Doing Good

Servant Stage Company

Photos Courtesy of Servant Stage Company

Servant Stage Company – a nonprofit, Lancaster-based, theater group proves it doesn’t take a massive budget to bring quality entertainment to the community.
Founder and Executive Director Johnathan Bauer arrived in Lancaster at 9 years old to work at the esteemed Sight & Sound Theatre. The seeds for a nonprofit theater had already been sowed in him, but Bauer was searching for the right field in which to plant them.

“Very early in my theater career, I was struck by how self-centered this industry can be at times. I wondered what a theater organization would look like where everyone involved was focused on serving others,” explains Bauer.
In 2011, he and his wife launched Servant Stage Company to serve the community with “outstanding musical and theatrical experiences” while offering those experiences to everyone despite financial or physical barriers.
Servant Stage offers more than 100 shows each year at venues such as schools, parks, churches and retirement homes. There are no ticket prices, and guests are encouraged to pay what they will.
“Our focus and commitment is to serve our community and our audiences, as well as our staff and volunteers,” notes Bauer. “So often in the arts, the focus is on the artists – their skills, creativity or success. Servant Stage flips this on its head, making our audiences the primary focus.”

Make no mistake, volunteer theater does not mean amateur.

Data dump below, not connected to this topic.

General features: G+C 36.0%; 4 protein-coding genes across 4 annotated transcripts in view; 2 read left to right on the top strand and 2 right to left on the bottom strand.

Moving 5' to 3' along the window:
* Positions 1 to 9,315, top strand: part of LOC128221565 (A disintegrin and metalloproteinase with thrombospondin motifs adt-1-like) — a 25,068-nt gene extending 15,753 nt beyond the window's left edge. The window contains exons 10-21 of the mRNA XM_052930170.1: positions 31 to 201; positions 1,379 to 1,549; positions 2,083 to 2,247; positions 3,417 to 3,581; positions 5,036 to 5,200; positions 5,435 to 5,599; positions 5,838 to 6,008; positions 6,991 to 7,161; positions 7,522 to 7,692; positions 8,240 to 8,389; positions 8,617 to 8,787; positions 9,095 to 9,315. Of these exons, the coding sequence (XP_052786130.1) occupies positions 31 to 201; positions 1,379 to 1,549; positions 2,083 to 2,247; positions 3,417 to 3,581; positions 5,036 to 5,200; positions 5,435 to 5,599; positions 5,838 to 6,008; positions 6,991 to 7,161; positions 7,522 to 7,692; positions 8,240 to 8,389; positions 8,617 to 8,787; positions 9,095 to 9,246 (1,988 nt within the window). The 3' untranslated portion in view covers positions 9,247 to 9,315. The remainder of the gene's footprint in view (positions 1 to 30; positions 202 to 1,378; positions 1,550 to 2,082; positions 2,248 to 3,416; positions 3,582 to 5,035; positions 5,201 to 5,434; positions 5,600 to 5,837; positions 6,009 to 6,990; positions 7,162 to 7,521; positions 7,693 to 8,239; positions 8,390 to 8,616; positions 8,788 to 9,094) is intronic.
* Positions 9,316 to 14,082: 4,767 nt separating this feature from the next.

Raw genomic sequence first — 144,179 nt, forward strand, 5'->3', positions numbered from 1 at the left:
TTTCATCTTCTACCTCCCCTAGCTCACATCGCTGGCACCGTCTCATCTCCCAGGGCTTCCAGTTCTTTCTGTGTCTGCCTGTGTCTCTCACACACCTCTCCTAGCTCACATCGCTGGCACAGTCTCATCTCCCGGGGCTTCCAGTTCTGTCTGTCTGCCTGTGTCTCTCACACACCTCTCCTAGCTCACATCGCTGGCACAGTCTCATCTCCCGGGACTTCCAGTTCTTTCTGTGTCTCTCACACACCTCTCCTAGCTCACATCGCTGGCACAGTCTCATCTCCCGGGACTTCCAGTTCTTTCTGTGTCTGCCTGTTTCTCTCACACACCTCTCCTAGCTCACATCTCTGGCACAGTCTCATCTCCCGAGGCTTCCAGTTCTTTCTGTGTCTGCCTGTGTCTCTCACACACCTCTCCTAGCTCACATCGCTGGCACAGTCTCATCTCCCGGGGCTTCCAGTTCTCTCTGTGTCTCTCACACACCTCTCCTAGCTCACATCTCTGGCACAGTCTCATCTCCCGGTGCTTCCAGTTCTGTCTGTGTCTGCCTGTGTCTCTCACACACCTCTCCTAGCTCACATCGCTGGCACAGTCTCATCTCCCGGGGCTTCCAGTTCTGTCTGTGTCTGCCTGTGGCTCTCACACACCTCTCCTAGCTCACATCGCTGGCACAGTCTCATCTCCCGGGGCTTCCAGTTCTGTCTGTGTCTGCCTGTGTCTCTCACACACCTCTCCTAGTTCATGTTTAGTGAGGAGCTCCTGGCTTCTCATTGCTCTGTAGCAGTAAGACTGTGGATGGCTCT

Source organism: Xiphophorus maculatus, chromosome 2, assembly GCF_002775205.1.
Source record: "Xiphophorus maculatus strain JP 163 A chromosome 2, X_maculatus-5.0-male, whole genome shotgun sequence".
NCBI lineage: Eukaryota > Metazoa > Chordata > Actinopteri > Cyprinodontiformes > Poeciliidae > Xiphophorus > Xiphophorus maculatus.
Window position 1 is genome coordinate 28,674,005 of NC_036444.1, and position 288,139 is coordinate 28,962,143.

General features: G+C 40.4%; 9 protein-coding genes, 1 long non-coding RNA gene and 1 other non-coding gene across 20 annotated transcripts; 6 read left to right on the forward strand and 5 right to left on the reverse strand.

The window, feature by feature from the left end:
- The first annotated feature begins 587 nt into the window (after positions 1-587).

The 2017 schedule includes Little Women, The Civil War, Bye Bye Birdie and Around the World in 80 Days. Prickett explains that most of the performers are professional actors seen on other local stages.
“When Servant Stage first started out, it truly was a labor of love in that many theater professionals from across the region generously donated their time and talent to being involved in our productions,” says Prickett.
But why theater? Of the many ways to reach out to lift up others, why do it with performances?

“We are so overly saturated with instantaneous media – Netflix, Hulu, YouTube, you name it. People mindlessly scroll through their Facebook feed 24/7, tweet 140 characters and post selfies on Instagram,” says Prickett. “There’s little real connection face to face. It gives me great joy to connect with our audiences – whether that be someone at a retirement home who hasn’t been able to see or hear a musical production in many years because of a physical limitation; a child at a school who is seeing a theatrical production for the first time; or a family of six who otherwise would have never been able to afford attending a show because of the cost.”

Bauer agrees, “The arts have the power to bring people together and inspire, educate, challenge and brighten the spirit. There are many theaters doing great work across the region, but even at other nonprofit theaters, tickets can cost $50 or more, making theater completely inaccessible to most people, enforcing the idea that the arts are a luxury for the wealthy.”

Now six years into operation, the seeds that Bauer and his wife planted have blossomed in ways that surpassed his expectations. In three years’ time, audience attendance grew from 5,000 to 20,000 with annual audition attendance rising from 50 to 200 performers.
“It’s been a fun and exciting ride so far,” says Bauer.